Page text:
Referring now in particular to F IG. 1 there is shown a diagrammatic representation of a preferred apparatus for forming a package by a preferred method of this invention. In this apparatus an endless chain, to be hereinafter shown and described in conjunction with FIG. 13, carries a series of mid-chamber forms which are contemplated to be of like construction and configuration. Whether carried by roller chains and sprockets or other means, these mid-chamber forms in their advancement may be moved either in an intermittent or continuous manner. Each of the mid-chamber forms is contemplated as having its upper and lower end surfaces made with a smoothness or gasket means which is compatible to engage and seal a thin web of film when said film web is brought into engagement with either an upper or lower platen.
From a supply roll 12 a lower thermoplastic film strip 14 is brought toward and in way of the lower surface of the mid-chamber forms 10. After passing over an idler roll 16 a product 20 is placed on the advancing lower film l4 and within a midchamber form 10. The product 20, after being placed within a selected midform, is moved rightwardly with the mid-form and the movement of the lower film 14 at a determined speed and by means to be hereinafter more completely shown and described. From a supply roll 22 a strip of upper film 24 is fed to a guide roll 26 whereupon the upper film is brought into substantially contiguous engagement with the upper surface of an advancing midchamber form 10.
Upper and lower platens generally indicated as 30 and 32 are then brought toward and into engagement with the films and ends of the mid-form 10 to cause a sealing of the chamber at station 33 to be made with portions of the lower and upper films 14 and 24 caused to be trapped and sealed within the chamber. After the product has been packaged, the upper and lower platens are moved from the mid-form which with the sealed product is then advanced to station 36 whereat a trimming operation is performed to remove the packaged product and a portion of heat sealed upper and lower surrounding film from the lower and upper carrier webs l4 and 24. The lower web is then severed as by a knife 38 so that the remaining web portions may be wound up as scrap on an accumulating roll 40. The packaged product 42 may then be transported on a carrier 44 to other trimming or packaging operations.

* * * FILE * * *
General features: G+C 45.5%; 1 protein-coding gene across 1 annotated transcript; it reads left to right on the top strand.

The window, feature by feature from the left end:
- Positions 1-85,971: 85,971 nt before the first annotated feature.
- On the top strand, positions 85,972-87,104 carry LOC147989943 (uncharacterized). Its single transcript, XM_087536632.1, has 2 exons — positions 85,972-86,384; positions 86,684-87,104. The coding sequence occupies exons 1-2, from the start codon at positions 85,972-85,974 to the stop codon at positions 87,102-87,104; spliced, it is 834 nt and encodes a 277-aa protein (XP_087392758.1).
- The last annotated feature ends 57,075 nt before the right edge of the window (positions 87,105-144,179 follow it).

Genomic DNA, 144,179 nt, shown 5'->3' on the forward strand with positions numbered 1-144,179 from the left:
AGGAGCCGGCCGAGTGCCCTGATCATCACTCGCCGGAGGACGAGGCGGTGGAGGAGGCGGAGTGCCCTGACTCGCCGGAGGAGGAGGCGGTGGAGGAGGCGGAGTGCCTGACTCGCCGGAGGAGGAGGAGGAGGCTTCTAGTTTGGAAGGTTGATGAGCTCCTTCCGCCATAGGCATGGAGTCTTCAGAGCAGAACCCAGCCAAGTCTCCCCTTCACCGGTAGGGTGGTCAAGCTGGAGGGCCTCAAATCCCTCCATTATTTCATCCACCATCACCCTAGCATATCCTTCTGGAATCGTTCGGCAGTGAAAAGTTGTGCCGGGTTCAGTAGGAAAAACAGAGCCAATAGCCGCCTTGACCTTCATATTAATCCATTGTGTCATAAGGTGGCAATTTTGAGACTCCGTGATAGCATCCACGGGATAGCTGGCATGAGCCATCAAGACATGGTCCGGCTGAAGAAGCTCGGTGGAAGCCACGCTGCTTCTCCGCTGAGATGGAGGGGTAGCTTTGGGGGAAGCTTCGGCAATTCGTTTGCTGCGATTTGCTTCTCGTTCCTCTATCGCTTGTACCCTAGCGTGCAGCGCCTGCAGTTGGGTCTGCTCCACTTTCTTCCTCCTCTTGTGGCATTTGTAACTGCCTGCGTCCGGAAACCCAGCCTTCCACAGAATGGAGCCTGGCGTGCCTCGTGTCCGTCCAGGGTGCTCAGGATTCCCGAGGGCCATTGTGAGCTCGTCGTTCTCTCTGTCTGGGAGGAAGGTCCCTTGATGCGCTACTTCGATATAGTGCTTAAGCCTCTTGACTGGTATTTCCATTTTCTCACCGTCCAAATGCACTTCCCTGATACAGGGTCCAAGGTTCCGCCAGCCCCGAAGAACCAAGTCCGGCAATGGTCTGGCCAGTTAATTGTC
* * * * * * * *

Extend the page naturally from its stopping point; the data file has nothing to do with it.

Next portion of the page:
As shown in FIG. '2, the upper and lower platens 30 and 32 are contemplated as being constructed in a substantially identical manner. Upper platen 30 includes an upper or outer plate 50 which is contoured to provide a recess 52 on its underside portion. Through the middle of the plate is formed a port or passageway 54 which is selectively connected to a vacuum source and to the atmosphere by a valve not shown. A generally flat platen 56 having a slight recess 58 formed in the midportion of its undersurface is attached to outer plate 50. A plurality of vacuum ports 62 and 64 are formed in platen 56 and are disposed to communicate from recess 58 to recess 52. This recess 52, when plate 50 is attached to the upper surface of platen 56, forms a chamber providing a manifold for the passage of air or gas to and through passageway 54. A gasket 66 is attached to the outer downwardly facing rim portion 68 of the platen 56 so as to provide a resilient surface to compensate for any small irregularities in film thickness or surface construction of the upper face 69 of the mid-chamber form.